Monday, October 12, 2015

Ross Faircloth

Ross Faircloth is a Fine Art Photographer living and working in the Dallas / Fort Worth area. He graduated in 2012 from Texas Woman's University with an MFA in Photography and in 2009 from the University of Texas at Arlington with a BFA in Photography. Ross grew up in Kaufman, TX, a small rural town about 35 miles east of Dallas. He considers this beautiful, wide open and inviting landscape as a major influence in his overall aesthetic and growth as an artist. He works with both traditional and experimental darkroom techniques, and new forms of digital media. His work focuses on using conventional photographic elements and processes in new and experimental ways. One through pure experimentation in the darkroom working with only light, photo paper, and photo-chemistry, the other through digitally capturing an image from a video game and then printing that image traditionally through the darkroom.

Artist Statement 

Dark Grandeur

Today, photography is primarily viewed as a mechanical and technologically driven medium. This limited view of photography can be a disservice to the medium. Photography is much more than a camera and lens attached to a recording medium. The digital revolution helped to remove the importance of printing from photography. These two elements were very close relatives before then. With digital taking over the camera and photography, I felt the need to react and look at what was being left behind: the darkroom. After all, a photograph does not truly exist without a print. It may exist simply as 1’s and 0’s, bits of information but it is not a photograph in that state. Even a latent print in the darkroom is still a print, albeit without an image. It has yet to be fully realized but it has weight, both in the physical world and in the potential for what is unseen but surely there.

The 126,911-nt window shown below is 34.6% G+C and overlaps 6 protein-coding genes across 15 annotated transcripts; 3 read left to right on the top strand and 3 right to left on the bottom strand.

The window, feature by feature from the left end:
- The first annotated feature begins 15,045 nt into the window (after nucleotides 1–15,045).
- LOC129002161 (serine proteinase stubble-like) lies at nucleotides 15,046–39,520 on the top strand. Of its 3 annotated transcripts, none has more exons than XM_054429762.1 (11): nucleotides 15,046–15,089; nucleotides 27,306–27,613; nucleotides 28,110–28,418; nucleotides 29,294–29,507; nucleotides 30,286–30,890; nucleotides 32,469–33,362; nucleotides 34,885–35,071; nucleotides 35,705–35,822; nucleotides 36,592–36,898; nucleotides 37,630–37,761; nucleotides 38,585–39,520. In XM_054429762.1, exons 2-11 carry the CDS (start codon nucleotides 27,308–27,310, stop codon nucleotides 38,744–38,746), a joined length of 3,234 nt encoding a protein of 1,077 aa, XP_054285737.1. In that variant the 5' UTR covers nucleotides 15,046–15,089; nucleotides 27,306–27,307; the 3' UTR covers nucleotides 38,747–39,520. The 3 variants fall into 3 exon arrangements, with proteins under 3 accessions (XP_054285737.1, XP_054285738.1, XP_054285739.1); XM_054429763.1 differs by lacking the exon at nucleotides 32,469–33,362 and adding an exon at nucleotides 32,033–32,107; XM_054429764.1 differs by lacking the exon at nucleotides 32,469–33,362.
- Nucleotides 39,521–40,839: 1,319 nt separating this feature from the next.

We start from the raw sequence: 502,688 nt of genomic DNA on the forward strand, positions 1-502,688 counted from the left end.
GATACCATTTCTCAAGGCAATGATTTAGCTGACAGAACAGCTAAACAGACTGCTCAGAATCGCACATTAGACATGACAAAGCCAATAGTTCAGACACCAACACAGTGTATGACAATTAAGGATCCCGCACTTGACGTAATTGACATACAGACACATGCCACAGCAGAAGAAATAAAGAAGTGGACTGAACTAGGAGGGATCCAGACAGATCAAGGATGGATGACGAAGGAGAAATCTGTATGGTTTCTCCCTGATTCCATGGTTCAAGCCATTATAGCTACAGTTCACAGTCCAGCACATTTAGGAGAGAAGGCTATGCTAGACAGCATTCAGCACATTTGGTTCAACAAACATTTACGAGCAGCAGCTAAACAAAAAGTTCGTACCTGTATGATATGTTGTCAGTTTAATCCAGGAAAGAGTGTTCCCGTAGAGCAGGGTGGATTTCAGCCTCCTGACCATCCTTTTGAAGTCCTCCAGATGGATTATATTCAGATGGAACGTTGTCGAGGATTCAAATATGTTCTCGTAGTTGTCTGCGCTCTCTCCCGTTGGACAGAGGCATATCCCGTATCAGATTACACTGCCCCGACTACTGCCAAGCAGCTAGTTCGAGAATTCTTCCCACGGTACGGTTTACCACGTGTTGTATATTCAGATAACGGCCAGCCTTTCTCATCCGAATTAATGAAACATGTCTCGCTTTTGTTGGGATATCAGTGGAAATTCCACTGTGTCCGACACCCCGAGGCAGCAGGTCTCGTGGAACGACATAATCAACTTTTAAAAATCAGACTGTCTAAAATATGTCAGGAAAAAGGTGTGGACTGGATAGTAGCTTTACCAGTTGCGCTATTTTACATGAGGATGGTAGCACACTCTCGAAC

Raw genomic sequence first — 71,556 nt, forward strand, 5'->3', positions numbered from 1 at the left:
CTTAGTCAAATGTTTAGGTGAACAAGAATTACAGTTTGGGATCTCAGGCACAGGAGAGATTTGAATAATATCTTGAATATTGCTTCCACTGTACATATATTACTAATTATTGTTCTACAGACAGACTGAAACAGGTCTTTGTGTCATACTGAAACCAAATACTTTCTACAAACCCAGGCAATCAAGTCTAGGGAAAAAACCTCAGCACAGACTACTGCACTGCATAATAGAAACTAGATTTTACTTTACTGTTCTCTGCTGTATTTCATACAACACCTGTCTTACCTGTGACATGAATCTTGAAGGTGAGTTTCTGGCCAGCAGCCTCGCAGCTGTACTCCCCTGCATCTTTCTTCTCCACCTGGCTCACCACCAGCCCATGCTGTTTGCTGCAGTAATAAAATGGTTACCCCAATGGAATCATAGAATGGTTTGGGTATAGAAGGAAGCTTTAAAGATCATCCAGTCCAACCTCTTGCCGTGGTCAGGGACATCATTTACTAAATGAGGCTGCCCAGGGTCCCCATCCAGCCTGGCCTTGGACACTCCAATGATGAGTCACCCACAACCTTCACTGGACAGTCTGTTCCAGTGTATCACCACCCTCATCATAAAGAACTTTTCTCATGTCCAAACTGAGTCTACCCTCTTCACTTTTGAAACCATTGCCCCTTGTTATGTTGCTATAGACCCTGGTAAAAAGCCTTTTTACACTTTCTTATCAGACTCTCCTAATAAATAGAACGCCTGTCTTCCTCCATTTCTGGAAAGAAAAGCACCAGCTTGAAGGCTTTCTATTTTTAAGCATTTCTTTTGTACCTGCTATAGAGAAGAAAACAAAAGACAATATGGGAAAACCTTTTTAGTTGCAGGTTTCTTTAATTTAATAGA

The chemistry, paper, enlargers, running water, and amber glow; all these things have a tangible and powerful experience over the artist in space and time. The materials and places needed a voice, to be displayed without or with minimal reference to a technically pure photograph. This series focuses on the darkroom and printing aspect of photography as a means for pure expression, as the camera and act of photographing takes backstage, or a supporting role. This is accomplished by tearing down the physical surface of the print and thus creating a new and equal focal point with the artists’ hand visible along with a printed image. The selection of camera produced images are not meant to be cohesive from piece to piece, but instead the images contain elements such as human figures, natural landscapes, and a deck of cards. These diverse elements relate to the human experience, and in particular that of the artist, for whom nature, and it’s routine, has a calming effect and chance is equal to the sublime, both terrifying and beautiful at the same time.

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